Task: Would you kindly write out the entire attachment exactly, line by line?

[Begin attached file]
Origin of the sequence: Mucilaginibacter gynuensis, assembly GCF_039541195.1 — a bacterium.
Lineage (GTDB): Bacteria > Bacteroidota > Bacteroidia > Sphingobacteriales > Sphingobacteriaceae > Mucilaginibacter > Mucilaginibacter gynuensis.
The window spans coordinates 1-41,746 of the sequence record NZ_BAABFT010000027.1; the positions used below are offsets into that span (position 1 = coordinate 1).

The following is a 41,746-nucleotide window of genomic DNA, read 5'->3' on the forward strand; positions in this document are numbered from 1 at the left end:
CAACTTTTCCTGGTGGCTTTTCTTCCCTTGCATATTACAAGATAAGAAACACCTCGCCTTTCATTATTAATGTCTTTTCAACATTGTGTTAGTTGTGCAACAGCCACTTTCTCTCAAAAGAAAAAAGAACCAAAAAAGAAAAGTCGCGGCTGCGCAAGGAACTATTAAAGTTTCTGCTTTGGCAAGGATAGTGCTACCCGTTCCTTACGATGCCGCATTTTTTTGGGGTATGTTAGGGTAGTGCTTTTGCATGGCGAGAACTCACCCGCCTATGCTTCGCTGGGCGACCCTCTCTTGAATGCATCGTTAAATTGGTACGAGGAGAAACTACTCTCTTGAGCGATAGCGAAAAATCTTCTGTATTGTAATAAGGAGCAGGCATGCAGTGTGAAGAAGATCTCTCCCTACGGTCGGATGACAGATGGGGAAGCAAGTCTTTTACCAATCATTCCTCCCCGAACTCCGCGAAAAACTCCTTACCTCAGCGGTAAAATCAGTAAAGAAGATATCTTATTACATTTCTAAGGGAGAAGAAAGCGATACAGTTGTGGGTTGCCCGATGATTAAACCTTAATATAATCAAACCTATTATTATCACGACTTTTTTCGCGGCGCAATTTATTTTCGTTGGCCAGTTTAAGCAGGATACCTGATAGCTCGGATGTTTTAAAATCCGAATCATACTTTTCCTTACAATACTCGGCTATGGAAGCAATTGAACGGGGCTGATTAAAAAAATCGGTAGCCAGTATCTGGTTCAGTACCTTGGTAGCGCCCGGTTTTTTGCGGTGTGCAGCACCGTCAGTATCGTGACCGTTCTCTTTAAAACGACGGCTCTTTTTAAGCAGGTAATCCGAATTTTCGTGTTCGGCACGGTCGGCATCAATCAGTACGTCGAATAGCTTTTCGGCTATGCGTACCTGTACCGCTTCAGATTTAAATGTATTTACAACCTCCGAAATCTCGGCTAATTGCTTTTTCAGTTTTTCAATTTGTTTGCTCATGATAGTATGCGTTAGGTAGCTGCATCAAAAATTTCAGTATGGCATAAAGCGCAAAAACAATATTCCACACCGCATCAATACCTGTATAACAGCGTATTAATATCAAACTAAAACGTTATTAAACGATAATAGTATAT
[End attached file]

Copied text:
Origin of the sequence: Mucilaginibacter gynuensis, assembly GCF_039541195.1 — a bacterium.
Lineage (GTDB): Bacteria > Bacteroidota > Bacteroidia > Sphingobacteriales > Sphingobacteriaceae > Mucilaginibacter > Mucilaginibacter gynuensis.
The window spans coordinates 1-41,746 of the sequence record NZ_BAABFT010000027.1; the positions used below are offsets into that span (position 1 = coordinate 1).

The following is a 41,746-nucleotide window of genomic DNA, read 5'->3' on the forward strand; positions in this document are numbered from 1 at the left end:
CAACTTTTCCTGGTGGCTTTTCTTCCCTTGCATATTACAAGATAAGAAACACCTCGCCTTTCATTATTAATGTCTTTTCAACATTGTGTTAGTTGTGCAACAGCCACTTTCTCTCAAAAGAAAAAAGAACCAAAAAAGAAAAGTCGCGGCTGCGCAAGGAACTATTAAAGTTTCTGCTTTGGCAAGGATAGTGCTACCCGTTCCTTACGATGCCGCATTTTTTTGGGGTATGTTAGGGTAGTGCTTTTGCATGGCGAGAACTCACCCGCCTATGCTTCGCTGGGCGACCCTCTCTTGAATGCATCGTTAAATTGGTACGAGGAGAAACTACTCTCTTGAGCGATAGCGAAAAATCTTCTGTATTGTAATAAGGAGCAGGCATGCAGTGTGAAGAAGATCTCTCCCTACGGTCGGATGACAGATGGGGAAGCAAGTCTTTTACCAATCATTCCTCCCCGAACTCCGCGAAAAACTCCTTACCTCAGCGGTAAAATCAGTAAAGAAGATATCTTATTACATTTCTAAGGGAGAAGAAAGCGATACAGTTGTGGGTTGCCCGATGATTAAACCTTAATATAATCAAACCTATTATTATCACGACTTTTTTCGCGGCGCAATTTATTTTCGTTGGCCAGTTTAAGCAGGATACCTGATAGCTCGGATGTTTTAAAATCCGAATCATACTTTTCCTTACAATACTCGGCTATGGAAGCAATTGAACGGGGCTGATTAAAAAAATCGGTAGCCAGTATCTGGTTCAGTACCTTGGTAGCGCCCGGTTTTTTGCGGTGTGCAGCACCGTCAGTATCGTGACCGTTCTCTTTAAAACGACGGCTCTTTTTAAGCAGGTAATCCGAATTTTCGTGTTCGGCACGGTCGGCATCAATCAGTACGTCGAATAGCTTTTCGGCTATGCGTACCTGTACCGCTTCAGATTTAAATGTATTTACAACCTCCGAAATCTCGGCTAATTGCTTTTTCAGTTTTTCAATTTGTTTGCTCATGATAGTATGCGTTAGGTAGCTGCATCAAAAATTTCAGTATGGCATAAAGCGCAAAAACAATATTCCACACCGCATCAATACCTGTATAACAGCGTATTAATATCAAACTAAAACGTTATTAAACGATAATAGTATAT